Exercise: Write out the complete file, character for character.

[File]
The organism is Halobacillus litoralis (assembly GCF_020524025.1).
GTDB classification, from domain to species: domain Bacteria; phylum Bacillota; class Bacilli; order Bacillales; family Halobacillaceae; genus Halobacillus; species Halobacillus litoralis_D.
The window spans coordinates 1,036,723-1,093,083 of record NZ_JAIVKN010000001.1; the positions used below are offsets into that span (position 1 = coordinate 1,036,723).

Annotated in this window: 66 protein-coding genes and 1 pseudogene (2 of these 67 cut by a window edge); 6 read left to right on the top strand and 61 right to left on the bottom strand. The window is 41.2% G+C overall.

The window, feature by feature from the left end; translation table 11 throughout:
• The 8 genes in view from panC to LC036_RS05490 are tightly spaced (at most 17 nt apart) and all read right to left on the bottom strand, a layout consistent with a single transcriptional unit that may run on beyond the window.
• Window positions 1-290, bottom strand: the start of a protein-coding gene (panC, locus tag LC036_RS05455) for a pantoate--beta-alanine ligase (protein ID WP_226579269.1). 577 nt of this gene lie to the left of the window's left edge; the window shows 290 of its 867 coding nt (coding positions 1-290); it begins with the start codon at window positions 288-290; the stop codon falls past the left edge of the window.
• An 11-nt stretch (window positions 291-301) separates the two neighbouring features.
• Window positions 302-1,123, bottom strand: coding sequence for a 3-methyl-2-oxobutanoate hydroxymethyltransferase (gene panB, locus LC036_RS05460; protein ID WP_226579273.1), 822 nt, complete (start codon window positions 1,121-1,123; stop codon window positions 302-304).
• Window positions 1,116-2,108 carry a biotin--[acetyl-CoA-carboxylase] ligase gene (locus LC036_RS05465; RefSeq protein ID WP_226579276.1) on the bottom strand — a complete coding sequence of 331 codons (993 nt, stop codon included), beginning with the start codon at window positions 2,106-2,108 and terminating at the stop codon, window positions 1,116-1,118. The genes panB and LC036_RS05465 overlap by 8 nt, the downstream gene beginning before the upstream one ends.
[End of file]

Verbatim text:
The organism is Halobacillus litoralis (assembly GCF_020524025.1).
GTDB classification, from domain to species: domain Bacteria; phylum Bacillota; class Bacilli; order Bacillales; family Halobacillaceae; genus Halobacillus; species Halobacillus litoralis_D.
The window spans coordinates 1,036,723-1,093,083 of record NZ_JAIVKN010000001.1; the positions used below are offsets into that span (position 1 = coordinate 1,036,723).

Annotated in this window: 66 protein-coding genes and 1 pseudogene (2 of these 67 cut by a window edge); 6 read left to right on the top strand and 61 right to left on the bottom strand. The window is 41.2% G+C overall.

The window, feature by feature from the left end; translation table 11 throughout:
• The 8 genes in view from panC to LC036_RS05490 are tightly spaced (at most 17 nt apart) and all read right to left on the bottom strand, a layout consistent with a single transcriptional unit that may run on beyond the window.
• Window positions 1-290, bottom strand: the start of a protein-coding gene (panC, locus tag LC036_RS05455) for a pantoate--beta-alanine ligase (protein ID WP_226579269.1). 577 nt of this gene lie to the left of the window's left edge; the window shows 290 of its 867 coding nt (coding positions 1-290); it begins with the start codon at window positions 288-290; the stop codon falls past the left edge of the window.
• An 11-nt stretch (window positions 291-301) separates the two neighbouring features.
• Window positions 302-1,123, bottom strand: coding sequence for a 3-methyl-2-oxobutanoate hydroxymethyltransferase (gene panB, locus LC036_RS05460; protein ID WP_226579273.1), 822 nt, complete (start codon window positions 1,121-1,123; stop codon window positions 302-304).
• Window positions 1,116-2,108 carry a biotin--[acetyl-CoA-carboxylase] ligase gene (locus LC036_RS05465; RefSeq protein ID WP_226579276.1) on the bottom strand — a complete coding sequence of 331 codons (993 nt, stop codon included), beginning with the start codon at window positions 2,106-2,108 and terminating at the stop codon, window positions 1,116-1,118. The genes panB and LC036_RS05465 overlap by 8 nt, the downstream gene beginning before the upstream one ends.